NEW YORK (CBSNewYork) – City Council Speaker Corey Johnson unveiled Thursday a comprehensive plan for dealing with the homeless crisis.
It includes 90 separate recommendations focusing on preventing homelessness and increasing access to permanent housing.
LINK: READ THE PLAN (.pdf)
Johnson, standing with homeless advocates on the steps of City Hall, clutched a report 18 months in the making that is filled with dozens of ways to get the homeless off the streets.
One idea that stands out seems deceptively simple: Increase rental assistance vouchers so people can find apartments they can afford.
“The voucher doesn’t pay for what they need to get into housing,” Johnson said.
He wants to increase the current $1,580 a month maximum to rent a two-bedroom apartment to $1,951, which is the fair market rate.
It could save gazillions of dollars, while ending homelessness, reported CBS2’s Marcia Kramer.
Consider: The city spends $5,900 a month to house a family of four in a shelter and $8,223 a month to house a family of four in a hotel.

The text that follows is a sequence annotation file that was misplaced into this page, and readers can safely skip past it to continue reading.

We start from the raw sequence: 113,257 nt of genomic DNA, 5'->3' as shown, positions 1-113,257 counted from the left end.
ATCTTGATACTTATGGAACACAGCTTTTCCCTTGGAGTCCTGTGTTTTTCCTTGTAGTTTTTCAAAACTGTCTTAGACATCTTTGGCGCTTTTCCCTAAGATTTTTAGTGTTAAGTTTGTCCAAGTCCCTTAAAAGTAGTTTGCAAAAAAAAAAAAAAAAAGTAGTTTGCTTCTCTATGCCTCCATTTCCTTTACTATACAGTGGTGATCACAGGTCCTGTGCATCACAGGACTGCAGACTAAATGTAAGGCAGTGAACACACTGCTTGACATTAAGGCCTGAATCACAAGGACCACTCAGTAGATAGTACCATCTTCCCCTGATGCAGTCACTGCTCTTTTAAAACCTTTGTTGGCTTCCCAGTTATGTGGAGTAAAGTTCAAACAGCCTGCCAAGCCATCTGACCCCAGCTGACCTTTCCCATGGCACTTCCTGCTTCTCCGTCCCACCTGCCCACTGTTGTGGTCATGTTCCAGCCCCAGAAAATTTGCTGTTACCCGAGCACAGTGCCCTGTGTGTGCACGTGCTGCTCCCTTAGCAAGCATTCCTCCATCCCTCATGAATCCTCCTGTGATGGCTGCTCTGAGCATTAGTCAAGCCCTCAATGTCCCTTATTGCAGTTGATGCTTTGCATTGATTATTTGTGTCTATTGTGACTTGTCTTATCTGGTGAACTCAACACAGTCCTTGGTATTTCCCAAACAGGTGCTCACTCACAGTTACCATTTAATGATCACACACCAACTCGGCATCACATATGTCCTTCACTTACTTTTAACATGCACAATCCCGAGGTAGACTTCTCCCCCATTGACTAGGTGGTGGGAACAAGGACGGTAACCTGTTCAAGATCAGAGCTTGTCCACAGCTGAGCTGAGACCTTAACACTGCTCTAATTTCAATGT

“There is nowhere in New York City where you can find a two-bedroom apartment for less than $1,580. It’s quite literally impossible, and no wonder that our shelter population is at a record high,” Johnson said.
The plan has many ideas: Support for at-risk seniors, more safe haven beds, new outreach tools for street homeless, a deputy mayor just for homelessness.
“There hasn’t been a fully cohesive strategy and plan on dealing with homelessness in New York City. The plan that we handed you … is a comprehensive, long-term, holistic plan,” Johnson said.
Homeless advocates agree.
“This is a much more comprehensive approach, and it also addresses the root cause of homelessness, which is the lack of affordable housing,” said Giselle Routhier, policy director for the Coalition for the Homeless.
The unanswered question is where the money will come from to increase the rent subsidies. The council wants the state to come up with the dough, but it’s unclear if that will happen.
A spokesman for Gov. Andrew Cuomo said he would review the proposal, but sources say the state feels the most effective solution is building affordable housing and that rent-subsidy programs too often perpetuate the cycle of homelessness.
There was no response from Mayor de Blasio.